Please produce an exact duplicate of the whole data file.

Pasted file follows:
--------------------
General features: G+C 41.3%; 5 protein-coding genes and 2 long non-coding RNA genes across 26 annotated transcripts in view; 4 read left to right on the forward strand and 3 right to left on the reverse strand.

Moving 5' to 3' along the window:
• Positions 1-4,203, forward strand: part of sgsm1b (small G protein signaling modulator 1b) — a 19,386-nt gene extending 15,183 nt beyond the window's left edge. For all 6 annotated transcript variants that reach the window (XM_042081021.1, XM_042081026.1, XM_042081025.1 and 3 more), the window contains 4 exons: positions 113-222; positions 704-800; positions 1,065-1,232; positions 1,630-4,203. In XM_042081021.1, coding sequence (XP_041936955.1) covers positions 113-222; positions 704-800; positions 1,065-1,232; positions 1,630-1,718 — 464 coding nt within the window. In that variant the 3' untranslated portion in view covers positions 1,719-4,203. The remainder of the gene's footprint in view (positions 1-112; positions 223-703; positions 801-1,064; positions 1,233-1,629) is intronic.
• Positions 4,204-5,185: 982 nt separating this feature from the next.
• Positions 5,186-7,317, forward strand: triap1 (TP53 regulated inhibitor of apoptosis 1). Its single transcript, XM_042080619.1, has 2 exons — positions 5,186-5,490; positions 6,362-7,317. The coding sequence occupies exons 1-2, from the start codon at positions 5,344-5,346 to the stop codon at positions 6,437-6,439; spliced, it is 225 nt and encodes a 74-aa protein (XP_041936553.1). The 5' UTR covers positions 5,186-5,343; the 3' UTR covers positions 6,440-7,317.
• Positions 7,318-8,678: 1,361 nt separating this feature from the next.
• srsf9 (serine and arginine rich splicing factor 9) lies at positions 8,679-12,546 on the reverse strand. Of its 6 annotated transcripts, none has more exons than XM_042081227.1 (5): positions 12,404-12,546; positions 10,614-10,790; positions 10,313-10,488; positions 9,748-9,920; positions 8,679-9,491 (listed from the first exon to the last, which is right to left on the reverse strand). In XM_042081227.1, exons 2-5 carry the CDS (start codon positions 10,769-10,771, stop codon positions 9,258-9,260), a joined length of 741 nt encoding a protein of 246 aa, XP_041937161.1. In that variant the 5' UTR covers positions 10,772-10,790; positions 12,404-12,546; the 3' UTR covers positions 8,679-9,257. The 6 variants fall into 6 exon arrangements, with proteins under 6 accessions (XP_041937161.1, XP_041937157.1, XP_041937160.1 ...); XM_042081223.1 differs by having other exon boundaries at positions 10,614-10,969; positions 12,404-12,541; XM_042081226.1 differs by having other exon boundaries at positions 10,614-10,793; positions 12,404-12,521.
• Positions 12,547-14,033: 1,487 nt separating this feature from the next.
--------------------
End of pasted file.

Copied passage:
General features: G+C 41.3%; 5 protein-coding genes and 2 long non-coding RNA genes across 26 annotated transcripts in view; 4 read left to right on the forward strand and 3 right to left on the reverse strand.

Moving 5' to 3' along the window:
• Positions 1-4,203, forward strand: part of sgsm1b (small G protein signaling modulator 1b) — a 19,386-nt gene extending 15,183 nt beyond the window's left edge. For all 6 annotated transcript variants that reach the window (XM_042081021.1, XM_042081026.1, XM_042081025.1 and 3 more), the window contains 4 exons: positions 113-222; positions 704-800; positions 1,065-1,232; positions 1,630-4,203. In XM_042081021.1, coding sequence (XP_041936955.1) covers positions 113-222; positions 704-800; positions 1,065-1,232; positions 1,630-1,718 — 464 coding nt within the window. In that variant the 3' untranslated portion in view covers positions 1,719-4,203. The remainder of the gene's footprint in view (positions 1-112; positions 223-703; positions 801-1,064; positions 1,233-1,629) is intronic.
• Positions 4,204-5,185: 982 nt separating this feature from the next.
• Positions 5,186-7,317, forward strand: triap1 (TP53 regulated inhibitor of apoptosis 1). Its single transcript, XM_042080619.1, has 2 exons — positions 5,186-5,490; positions 6,362-7,317. The coding sequence occupies exons 1-2, from the start codon at positions 5,344-5,346 to the stop codon at positions 6,437-6,439; spliced, it is 225 nt and encodes a 74-aa protein (XP_041936553.1). The 5' UTR covers positions 5,186-5,343; the 3' UTR covers positions 6,440-7,317.
• Positions 7,318-8,678: 1,361 nt separating this feature from the next.
• srsf9 (serine and arginine rich splicing factor 9) lies at positions 8,679-12,546 on the reverse strand. Of its 6 annotated transcripts, none has more exons than XM_042081227.1 (5): positions 12,404-12,546; positions 10,614-10,790; positions 10,313-10,488; positions 9,748-9,920; positions 8,679-9,491 (listed from the first exon to the last, which is right to left on the reverse strand). In XM_042081227.1, exons 2-5 carry the CDS (start codon positions 10,769-10,771, stop codon positions 9,258-9,260), a joined length of 741 nt encoding a protein of 246 aa, XP_041937161.1. In that variant the 5' UTR covers positions 10,772-10,790; positions 12,404-12,546; the 3' UTR covers positions 8,679-9,257. The 6 variants fall into 6 exon arrangements, with proteins under 6 accessions (XP_041937161.1, XP_041937157.1, XP_041937160.1 ...); XM_042081223.1 differs by having other exon boundaries at positions 10,614-10,969; positions 12,404-12,541; XM_042081226.1 differs by having other exon boundaries at positions 10,614-10,793; positions 12,404-12,521.
• Positions 12,547-14,033: 1,487 nt separating this feature from the next.